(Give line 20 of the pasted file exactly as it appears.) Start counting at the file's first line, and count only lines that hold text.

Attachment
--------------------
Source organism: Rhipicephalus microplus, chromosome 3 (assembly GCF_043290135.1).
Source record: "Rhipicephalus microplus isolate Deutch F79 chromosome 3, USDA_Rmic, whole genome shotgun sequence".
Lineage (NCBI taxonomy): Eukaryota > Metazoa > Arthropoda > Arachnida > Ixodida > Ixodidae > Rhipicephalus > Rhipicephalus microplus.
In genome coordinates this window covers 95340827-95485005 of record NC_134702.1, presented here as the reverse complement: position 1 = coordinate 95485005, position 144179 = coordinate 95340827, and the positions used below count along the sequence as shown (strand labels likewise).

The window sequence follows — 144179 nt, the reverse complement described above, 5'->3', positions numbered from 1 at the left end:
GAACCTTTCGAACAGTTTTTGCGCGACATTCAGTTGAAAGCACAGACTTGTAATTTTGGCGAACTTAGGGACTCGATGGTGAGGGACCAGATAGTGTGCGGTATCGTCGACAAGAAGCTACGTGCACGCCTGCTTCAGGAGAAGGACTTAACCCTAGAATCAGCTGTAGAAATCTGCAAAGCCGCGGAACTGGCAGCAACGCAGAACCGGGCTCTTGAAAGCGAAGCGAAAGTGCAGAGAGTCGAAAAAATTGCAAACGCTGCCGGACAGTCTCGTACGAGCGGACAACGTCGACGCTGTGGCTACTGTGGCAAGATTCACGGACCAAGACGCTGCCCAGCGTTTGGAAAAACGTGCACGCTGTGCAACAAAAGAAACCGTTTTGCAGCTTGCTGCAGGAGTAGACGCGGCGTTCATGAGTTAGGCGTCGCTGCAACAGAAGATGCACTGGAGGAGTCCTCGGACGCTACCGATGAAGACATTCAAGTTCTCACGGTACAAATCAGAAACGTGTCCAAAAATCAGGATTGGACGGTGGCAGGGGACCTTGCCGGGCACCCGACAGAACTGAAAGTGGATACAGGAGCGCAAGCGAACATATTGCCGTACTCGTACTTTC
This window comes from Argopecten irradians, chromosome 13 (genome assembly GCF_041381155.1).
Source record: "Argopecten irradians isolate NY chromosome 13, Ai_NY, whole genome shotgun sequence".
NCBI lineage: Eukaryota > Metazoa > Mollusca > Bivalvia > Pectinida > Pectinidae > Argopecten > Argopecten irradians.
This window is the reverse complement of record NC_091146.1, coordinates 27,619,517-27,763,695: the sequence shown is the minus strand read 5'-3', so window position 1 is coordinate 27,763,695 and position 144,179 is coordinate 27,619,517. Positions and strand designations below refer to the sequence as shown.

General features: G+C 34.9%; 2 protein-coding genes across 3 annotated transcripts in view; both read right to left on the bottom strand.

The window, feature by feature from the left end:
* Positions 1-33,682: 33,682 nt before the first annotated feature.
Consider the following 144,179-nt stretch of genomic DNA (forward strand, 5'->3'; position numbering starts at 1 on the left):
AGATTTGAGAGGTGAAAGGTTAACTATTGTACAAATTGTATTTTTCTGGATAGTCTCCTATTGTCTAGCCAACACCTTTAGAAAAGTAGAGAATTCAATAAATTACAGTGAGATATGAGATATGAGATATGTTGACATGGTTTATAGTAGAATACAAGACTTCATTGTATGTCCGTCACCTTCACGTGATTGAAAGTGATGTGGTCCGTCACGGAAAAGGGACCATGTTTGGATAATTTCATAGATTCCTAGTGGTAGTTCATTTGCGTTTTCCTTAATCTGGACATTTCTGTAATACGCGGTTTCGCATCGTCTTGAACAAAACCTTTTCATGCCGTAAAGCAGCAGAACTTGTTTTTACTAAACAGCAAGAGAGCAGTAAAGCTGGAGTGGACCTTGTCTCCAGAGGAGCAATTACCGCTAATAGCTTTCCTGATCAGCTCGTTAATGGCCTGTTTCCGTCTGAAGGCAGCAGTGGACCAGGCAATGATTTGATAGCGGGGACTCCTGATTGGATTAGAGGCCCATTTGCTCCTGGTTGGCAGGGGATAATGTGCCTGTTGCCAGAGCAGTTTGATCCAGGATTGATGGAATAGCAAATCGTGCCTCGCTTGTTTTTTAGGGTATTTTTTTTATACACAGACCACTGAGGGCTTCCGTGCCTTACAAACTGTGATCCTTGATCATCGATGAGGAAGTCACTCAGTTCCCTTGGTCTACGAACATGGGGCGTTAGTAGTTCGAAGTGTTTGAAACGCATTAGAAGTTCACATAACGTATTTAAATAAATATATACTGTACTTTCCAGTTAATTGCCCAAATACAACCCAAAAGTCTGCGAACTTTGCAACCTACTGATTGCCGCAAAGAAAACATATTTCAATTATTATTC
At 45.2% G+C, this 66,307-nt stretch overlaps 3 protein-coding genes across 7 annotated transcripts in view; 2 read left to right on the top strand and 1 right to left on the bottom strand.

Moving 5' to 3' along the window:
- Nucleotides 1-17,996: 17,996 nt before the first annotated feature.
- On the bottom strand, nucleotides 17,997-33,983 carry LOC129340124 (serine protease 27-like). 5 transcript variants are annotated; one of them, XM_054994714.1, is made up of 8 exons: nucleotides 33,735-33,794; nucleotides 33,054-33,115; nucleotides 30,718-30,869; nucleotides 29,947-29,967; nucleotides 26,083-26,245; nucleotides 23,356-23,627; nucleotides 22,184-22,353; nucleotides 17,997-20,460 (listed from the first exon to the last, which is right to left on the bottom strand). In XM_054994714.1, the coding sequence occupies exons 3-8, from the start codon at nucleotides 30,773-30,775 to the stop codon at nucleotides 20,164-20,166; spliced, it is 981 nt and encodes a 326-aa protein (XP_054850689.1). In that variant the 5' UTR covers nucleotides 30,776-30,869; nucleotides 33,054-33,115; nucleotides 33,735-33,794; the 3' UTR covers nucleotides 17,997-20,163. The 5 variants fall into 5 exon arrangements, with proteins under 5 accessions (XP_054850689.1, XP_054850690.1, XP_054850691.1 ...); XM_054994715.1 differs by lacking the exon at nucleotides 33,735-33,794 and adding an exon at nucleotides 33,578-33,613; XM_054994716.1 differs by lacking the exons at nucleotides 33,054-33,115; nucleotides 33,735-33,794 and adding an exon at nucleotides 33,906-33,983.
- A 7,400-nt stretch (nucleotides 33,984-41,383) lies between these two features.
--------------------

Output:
- A 7,400-nt stretch (nucleotides 33,984-41,383) lies between these two features.